Kate was dragging her feet as I was dragging her to pick-up or drop-off yet again. She started regularly complaining that her ‘tummy was hurting’ on the way to school or in bed at night and she suddenly needed a lot more cuddles than previously.
Meanwhile Beth was basking in the glory of proud parents and happily performing her acrobatics at every opportunity to the amazed gasps and applause of family and friends. It was becoming clearer that Kate was feeling over-looked.
Once I finally put two and two together, and realised Kate’s behaviour was linked to how we were handling Beth’s success, I realised things had to change.
In the past when Beth had been at gym it was a chance for me to catch up on jobs, with one less child to worry about, and a time to get things done. Instead I made a decision to set that time aside especially for Kate.
I decided to let her choose what we did while Beth was at gym; they were all surprisingly low key, simple things. It turns out it doesn’t matter what we do, it’s just that we do it together (albeit with her baby brother in the background!!) and on her terms.
During the winter months we stayed in and watched her favourite TV programme (actively watched it – not let it just wash over me!). Kate would chose one of her jigsaws to do together or a game she’d like to play. Sometimes we’d have a treat and go to a cafe for a cake or just go to the supermarket and look at the clothes and accessorise she liked. In the summer we have been out to the swings or out on her scooter and she decides which route we ride through the park. It turns out, the only thing better than having one on one time is having two on one time as at the weekends Daddy joins in the fun too!!
Kate has thrived under the extra attention, choosing activities for herself without having to compromise with her sister and having one or two parents all to herself for hours on end.
She has also enjoyed developing a closer relationship with her baby brother, changing the family dynamics for the better.
And I have loved spending time with her alone. I now really value and enjoy the time we spend together and find huge unexpected joy in doing the smallest things together, just the two of us, in a way we never had the opportunity to in the past!
Beth still loves every second of her gymnastics and the special attention that brings for her (we still celebrate all her achievements as we always did). but now Kate has begun to enjoy her sisters success again too and all our family relationships are all the stronger because of it.
Whose Turn is it Anyway
Learning to take turns give twins a head start in life. (Autumn 2010)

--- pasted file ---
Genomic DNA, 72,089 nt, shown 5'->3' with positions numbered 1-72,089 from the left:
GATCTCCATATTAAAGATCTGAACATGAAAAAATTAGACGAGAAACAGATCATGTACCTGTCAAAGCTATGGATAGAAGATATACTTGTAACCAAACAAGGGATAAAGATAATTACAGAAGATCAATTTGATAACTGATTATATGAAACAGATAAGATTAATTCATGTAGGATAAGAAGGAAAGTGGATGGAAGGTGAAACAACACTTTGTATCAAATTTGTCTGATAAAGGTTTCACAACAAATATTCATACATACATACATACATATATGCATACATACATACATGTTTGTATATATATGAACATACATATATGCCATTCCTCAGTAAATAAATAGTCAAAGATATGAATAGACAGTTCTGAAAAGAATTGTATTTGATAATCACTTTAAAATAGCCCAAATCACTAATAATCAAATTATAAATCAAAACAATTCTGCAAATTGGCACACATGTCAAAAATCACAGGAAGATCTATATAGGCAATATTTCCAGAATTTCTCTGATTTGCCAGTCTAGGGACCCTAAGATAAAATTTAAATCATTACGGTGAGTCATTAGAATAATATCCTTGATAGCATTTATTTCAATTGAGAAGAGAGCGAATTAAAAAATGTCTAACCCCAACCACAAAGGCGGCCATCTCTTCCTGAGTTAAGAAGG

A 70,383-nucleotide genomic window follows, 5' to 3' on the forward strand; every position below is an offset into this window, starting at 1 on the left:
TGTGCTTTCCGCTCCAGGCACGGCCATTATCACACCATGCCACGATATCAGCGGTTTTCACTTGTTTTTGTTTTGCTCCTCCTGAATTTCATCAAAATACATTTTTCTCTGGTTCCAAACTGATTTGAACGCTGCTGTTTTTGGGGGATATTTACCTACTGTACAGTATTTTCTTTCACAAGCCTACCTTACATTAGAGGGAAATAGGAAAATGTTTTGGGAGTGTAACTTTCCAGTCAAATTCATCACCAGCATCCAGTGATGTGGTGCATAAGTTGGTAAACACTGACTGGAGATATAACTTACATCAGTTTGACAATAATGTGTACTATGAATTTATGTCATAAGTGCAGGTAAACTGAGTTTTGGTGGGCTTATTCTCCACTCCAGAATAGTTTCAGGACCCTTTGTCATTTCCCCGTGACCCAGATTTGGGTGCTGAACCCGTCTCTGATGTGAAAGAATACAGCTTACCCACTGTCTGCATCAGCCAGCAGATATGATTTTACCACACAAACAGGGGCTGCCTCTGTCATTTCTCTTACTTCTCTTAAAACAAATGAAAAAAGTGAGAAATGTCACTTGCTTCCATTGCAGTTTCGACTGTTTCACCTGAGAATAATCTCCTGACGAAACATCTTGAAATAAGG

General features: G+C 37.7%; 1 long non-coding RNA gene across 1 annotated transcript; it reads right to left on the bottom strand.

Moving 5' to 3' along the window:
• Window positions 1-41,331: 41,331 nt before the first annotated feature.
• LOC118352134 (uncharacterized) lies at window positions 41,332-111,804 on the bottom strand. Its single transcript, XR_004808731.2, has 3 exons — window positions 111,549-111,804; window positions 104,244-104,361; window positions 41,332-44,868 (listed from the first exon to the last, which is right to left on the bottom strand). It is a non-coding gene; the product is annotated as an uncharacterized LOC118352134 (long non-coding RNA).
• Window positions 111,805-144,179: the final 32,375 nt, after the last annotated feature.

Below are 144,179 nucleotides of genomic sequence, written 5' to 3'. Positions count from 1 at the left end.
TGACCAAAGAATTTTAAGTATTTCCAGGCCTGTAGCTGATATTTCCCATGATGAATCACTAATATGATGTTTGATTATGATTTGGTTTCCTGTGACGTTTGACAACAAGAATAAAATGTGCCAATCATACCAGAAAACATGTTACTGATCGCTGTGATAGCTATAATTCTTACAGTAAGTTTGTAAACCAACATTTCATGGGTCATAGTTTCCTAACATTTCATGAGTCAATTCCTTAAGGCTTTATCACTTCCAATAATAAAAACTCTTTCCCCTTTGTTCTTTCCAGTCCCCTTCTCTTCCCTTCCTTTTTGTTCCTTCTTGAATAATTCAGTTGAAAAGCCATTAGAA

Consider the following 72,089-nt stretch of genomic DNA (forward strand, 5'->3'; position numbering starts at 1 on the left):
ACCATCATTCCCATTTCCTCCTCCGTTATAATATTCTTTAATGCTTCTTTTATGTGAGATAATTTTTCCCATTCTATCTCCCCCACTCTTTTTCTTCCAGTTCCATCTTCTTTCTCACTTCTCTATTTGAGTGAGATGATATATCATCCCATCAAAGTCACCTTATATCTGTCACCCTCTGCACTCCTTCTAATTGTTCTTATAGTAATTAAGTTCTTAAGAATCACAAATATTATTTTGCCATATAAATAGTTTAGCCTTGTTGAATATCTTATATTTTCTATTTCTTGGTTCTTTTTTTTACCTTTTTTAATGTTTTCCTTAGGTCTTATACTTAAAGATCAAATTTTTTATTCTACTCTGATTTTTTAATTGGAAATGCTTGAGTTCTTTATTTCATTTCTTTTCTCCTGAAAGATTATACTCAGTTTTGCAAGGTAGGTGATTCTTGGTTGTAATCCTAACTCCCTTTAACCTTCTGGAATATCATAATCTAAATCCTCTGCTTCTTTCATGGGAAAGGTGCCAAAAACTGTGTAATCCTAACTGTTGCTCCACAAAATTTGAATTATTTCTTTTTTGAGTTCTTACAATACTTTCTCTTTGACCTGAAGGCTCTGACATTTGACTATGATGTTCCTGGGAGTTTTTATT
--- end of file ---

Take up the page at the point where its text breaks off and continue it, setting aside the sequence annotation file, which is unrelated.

A thousand times a day, I am faced with the same on-going dilemma with my three-year old twin girls. It’s an endless memory game which (for my own sanity) I lovingly nickname ‘who’s turn is it anyway?’. For me it’s a matter of making sure they’re treated equally and fairly; for the girls it appears to be central to their existence. At snack time we play it, ‘who’s turn is it to get their biscuit in the green bowl?’ at the Supermarket we play it, ‘who’s turn is it to whizz round the aisles with Daddy and who has to make do with Mummy?’ at bedtime we play it, ‘who’s turn is it to have their teeth cleaned first?’’. And the not so funny thing about the game is it always plays out the same. Although the winner is always different, the loser is always despondent and I’m always trying so hard to remember for next time that I fear my head will explode!
For their birthday we celebrated their individuality and bought them different toys, Beth got a keyboard which she’s not interested in and Kate got a toy hairdressers set, which they both love. Beth covets the hairdressing set and Kate is reluctant to share. There is lots of, “it IS Kate’s toy, but I’m sure she’ll share it in a minute” going on and, “Kate, it will be Beth’s turn in a minute okay?” and Beth sobbing quietly as she tries to wait her turn. “Beth’s turn!” I finally shout, and then it’s Kate’s turn to cry, “but I want to play with it and it is mine!’. The suggestion of playing hairdressers together calms the situation for a few minutes before it is back to disagreements over who will be the customer and who gets to use the hairdryer!
Deep down I know really that they are lucky to have these ongoing battles. They are learning amazing life skills from these episodes in day to day life, from the loving security of home from someone as close as each other. They are learning things that we, as adults, face every day; that things are not always fair, that sometimes you win and sometimes you don’t. The art of the compromise, the ability to share, the knowing of when to take our turn and how to wait patiently; are all skills that will stand them in good stead as they head to school and in the years beyond, throughout their lives. So maybe I should give myself a break and not care too much about always remembering whose turn it is to get in to the car first or worry if I’ve bought the wrong toy for the wrong one. So long as I help them find ways to cope with the problems, I’m sure, as twins, they’ll learn these lessons in life twice as easily, and far more quickly than the majority of their peers.